A2-Level Advanced Organic Chemistry

  • Acyl chlorides are highly reactive and easily react with nucleophiles, they have the functional group:




     

  • They are prepared by reacting a carboxylic acid with phosphorus pentachloride (PCl ) in anhydrous conditions (acyl chlorides react easily with water). 

  • Acyl chlorides react with nucleophiles bonded to a hydrogen atom in addition-elimination reactions:



     

  • Key reactions 

    • Acyl Chloride + Water → Carboxylic Acid (+ HCl)

    • Acyl Chloride + Alcohol → Ester (+ HCl)

    • Acyl Chloride + Ammonia → Primary Amide (+ Ammonium Chloride)

    • Acyl Chloride + Primary Amine → Secondary Amide (+ Alkyl Ammonium Chloride)

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QUICK NOTES

Acyl Chlorides

 

The functional group of an acyl chloride contains a carbon double bonded to an oxygen atom and also with a single bond to a chlorine atom.

 

 

 

 

 

 

Although the group looks very similar to a carboxylic acid, acyl chlorides are much more reactive than carboxylic acids are.  Their high reactivity is caused by the high electronegativities of both the oxygen and the chlorine atoms bonded to the carbon. 

 

The oxygen and chlorine both pull electrons away from the carbon atom (electron withdrawing), resulting in the carbon have a large ‘slight’ positive charge because it is electron deficient. Nucleophiles easily react with the electron deficient carbon.

 

 

Making Acyl Chlorides

 

The high reactivity of acyl chlorides makes them very useful compounds in organic chemistry reactions, but it does mean they are difficult to work with.  

 

Acyl chlorides will react with water in a vigorous reaction – making them difficult and dangerous to store. Therefore, acyl chlorides are made when required in a reaction using a carboxylic acid and phosphorus pentachloride (other reactants can be used).

 

 

The preparation of acyl chlorides must be carried out in anhydrous conditions (without water present).

Acyl Chloride Reactions (Nucleophilic Addition-Elimination)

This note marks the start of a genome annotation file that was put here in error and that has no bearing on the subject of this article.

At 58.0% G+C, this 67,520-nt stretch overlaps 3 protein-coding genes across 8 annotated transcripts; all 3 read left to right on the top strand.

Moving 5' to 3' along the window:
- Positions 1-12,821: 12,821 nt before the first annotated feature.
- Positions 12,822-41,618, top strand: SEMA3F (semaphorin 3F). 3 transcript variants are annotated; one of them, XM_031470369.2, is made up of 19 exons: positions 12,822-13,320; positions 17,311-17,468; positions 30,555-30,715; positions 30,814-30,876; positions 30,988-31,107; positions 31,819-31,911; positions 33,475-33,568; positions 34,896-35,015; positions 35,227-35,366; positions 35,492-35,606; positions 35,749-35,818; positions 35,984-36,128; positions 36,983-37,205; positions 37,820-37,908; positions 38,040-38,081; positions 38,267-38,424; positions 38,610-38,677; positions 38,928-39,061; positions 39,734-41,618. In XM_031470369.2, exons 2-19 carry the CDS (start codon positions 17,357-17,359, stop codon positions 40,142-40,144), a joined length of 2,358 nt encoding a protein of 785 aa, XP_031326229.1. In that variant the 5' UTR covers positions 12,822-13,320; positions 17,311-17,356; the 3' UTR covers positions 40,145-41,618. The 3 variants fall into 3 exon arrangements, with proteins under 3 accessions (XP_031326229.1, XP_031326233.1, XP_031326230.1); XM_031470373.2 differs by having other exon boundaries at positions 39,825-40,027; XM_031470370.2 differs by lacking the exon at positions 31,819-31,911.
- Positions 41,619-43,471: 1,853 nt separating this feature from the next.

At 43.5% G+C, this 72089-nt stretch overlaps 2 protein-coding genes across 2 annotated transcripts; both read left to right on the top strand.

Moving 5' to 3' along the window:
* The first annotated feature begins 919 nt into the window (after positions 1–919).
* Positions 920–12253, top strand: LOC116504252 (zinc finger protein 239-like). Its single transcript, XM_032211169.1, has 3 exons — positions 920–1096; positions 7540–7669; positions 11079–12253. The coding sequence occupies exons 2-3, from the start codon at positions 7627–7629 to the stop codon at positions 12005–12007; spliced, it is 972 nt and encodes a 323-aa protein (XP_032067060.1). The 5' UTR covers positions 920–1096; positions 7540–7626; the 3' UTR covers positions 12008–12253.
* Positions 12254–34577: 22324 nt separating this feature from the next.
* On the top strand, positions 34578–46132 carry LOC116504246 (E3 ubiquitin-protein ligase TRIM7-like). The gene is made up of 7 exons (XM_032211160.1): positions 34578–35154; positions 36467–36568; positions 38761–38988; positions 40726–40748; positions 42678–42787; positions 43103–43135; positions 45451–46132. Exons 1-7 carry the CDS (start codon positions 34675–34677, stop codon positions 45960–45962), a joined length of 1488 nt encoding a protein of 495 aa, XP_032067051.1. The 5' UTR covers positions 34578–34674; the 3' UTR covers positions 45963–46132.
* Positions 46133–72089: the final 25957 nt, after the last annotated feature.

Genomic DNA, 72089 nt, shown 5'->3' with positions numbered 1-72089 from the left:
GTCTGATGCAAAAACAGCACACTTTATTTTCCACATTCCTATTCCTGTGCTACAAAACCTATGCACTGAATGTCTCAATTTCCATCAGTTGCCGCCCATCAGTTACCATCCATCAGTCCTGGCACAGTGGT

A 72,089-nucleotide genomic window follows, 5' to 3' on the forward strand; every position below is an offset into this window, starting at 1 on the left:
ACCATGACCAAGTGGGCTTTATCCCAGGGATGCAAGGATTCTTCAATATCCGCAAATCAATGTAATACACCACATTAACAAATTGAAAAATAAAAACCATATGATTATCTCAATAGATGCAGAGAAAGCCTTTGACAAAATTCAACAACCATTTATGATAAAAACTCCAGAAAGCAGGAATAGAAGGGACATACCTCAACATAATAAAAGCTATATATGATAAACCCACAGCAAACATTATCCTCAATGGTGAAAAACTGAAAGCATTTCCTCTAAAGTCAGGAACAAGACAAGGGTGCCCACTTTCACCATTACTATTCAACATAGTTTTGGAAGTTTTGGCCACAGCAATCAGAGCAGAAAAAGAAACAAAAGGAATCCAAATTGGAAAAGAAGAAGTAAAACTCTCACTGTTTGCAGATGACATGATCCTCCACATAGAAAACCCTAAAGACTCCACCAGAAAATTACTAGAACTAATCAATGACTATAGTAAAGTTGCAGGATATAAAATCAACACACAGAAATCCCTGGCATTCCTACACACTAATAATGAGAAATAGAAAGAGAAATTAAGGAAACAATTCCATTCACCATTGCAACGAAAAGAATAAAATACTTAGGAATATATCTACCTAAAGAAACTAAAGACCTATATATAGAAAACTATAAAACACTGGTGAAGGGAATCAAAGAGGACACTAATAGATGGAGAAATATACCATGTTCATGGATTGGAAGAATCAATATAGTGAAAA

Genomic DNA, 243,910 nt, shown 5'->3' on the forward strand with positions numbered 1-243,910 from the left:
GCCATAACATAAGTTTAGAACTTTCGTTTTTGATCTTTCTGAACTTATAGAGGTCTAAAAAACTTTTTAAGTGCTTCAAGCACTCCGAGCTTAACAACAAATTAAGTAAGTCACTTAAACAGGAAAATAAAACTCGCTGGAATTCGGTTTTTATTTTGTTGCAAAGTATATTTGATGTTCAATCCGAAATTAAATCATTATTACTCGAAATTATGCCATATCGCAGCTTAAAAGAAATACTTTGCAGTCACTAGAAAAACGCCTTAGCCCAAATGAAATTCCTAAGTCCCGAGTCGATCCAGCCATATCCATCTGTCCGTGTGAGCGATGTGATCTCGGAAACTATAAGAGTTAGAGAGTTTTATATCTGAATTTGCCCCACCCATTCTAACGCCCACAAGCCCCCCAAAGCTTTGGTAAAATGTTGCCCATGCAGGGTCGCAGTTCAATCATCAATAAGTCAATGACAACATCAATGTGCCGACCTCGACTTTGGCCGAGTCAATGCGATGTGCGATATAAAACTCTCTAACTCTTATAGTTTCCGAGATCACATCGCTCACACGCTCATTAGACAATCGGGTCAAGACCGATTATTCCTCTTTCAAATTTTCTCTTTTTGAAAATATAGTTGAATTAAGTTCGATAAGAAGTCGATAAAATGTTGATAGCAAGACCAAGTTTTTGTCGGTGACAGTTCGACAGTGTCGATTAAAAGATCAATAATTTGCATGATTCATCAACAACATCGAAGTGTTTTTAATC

Acyl chlorides react with nucleophiles that have a hydrogen bonded to an atom with a lone pair of electrons. The process occurs in a two stage mechanism.

 

 

 

 

A nucleophile is attracted to the electron deficient carbon in the acyl chloride and donates electrons to it. This forms a bond between the carbon atom and the nucleophile. The atom that donated the electron pair now becomes positively charged. At the same time, the C=O double bond breaks, with the oxygen atom becoming a negative ion.

 

As a new group is being added to the carbon atom, this is an example of nucleophilic addition, and this part of the mechanism is described as addition.

 

 

 

Next, the oxygen ion reforms a double bond with the carbon atom and the carbon-chlorine bond breaks, releasing a chloride ion. The atom from the nucleophile that now has a positive charge breaks its bond with the hydrogen atom to become neutral. This releases a proton.

 

During this part of the mechanism the chlorine is being removed from the carbon atom, which means it is an elimination step in the mechanism.

 

 

 

The overall mechanism is described as nucleophilic addition-elimination.

 

Acyl Chloride and Water

 

In this reaction, water is added and carboxylic acid is formed (as well as HCl).

 

 

Acyl Chloride and Alcohol

 

In this reaction, an ester is formed (as well as HCl)

 

 

Acyl Chloride and Ammonia

 

In this reaction, a primary amide and ammonium chloride is formed.

 


The ammonium salt formation is due to the ammonia present reacting with the HCl produced in the reaction. Ammonia is a base and accepts the proton that is eliminated from the intermediate in the reaction, forming an ammonium ion, NH⁺ . 

 

 

This ammonium ion is attracted to the negative chloride ion that is eliminated from the acyl chloride, producing ammonium chloride. This is why ammonium chloride and not HCl is formed.

 

Acyl Chloride with (primary) Amine

 

In this reaction, a secondary amide and an alkyl-ammonium chloride salt.

 

 

 

The alkyl-ammonium chloride salt forms in the same way as the ammonium chloride does in the reaction between an acyl chloride and ammonia.

 

 

 

The nitrogen in the amine accepts the proton eliminated during the reaction and forms a positive ion that is attracted to the chloride ion also eliminated in the reaction, forming an alkyl ammonium chloride salt.

 

(The alkyl part of the salt just comes from the carbon chain. For example, ethyl amine becomes ethyl ammonium chloride.)

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